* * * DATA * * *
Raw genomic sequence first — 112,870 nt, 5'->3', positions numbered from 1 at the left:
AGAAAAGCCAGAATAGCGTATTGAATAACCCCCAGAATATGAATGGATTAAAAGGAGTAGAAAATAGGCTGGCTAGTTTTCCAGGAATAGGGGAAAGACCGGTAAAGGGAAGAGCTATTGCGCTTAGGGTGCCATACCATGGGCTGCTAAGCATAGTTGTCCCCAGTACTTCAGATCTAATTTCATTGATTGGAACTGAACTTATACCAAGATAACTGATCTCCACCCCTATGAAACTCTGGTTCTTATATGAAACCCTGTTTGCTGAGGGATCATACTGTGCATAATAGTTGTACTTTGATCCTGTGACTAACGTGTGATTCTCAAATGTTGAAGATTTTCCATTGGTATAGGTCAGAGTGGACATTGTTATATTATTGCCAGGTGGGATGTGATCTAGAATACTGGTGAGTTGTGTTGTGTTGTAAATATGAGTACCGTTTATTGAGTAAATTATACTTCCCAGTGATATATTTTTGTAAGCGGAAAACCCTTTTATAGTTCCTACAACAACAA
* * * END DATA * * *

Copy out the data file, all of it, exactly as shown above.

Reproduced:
Raw genomic sequence first — 112,870 nt, 5'->3', positions numbered from 1 at the left:
AGAAAAGCCAGAATAGCGTATTGAATAACCCCCAGAATATGAATGGATTAAAAGGAGTAGAAAATAGGCTGGCTAGTTTTCCAGGAATAGGGGAAAGACCGGTAAAGGGAAGAGCTATTGCGCTTAGGGTGCCATACCATGGGCTGCTAAGCATAGTTGTCCCCAGTACTTCAGATCTAATTTCATTGATTGGAACTGAACTTATACCAAGATAACTGATCTCCACCCCTATGAAACTCTGGTTCTTATATGAAACCCTGTTTGCTGAGGGATCATACTGTGCATAATAGTTGTACTTTGATCCTGTGACTAACGTGTGATTCTCAAATGTTGAAGATTTTCCATTGGTATAGGTCAGAGTGGACATTGTTATATTATTGCCAGGTGGGATGTGATCTAGAATACTGGTGAGTTGTGTTGTGTTGTAAATATGAGTACCGTTTATTGAGTAAATTATACTTCCCAGTGATATATTTTTGTAAGCGGAAAACCCTTTTATAGTTCCTACAACAACAA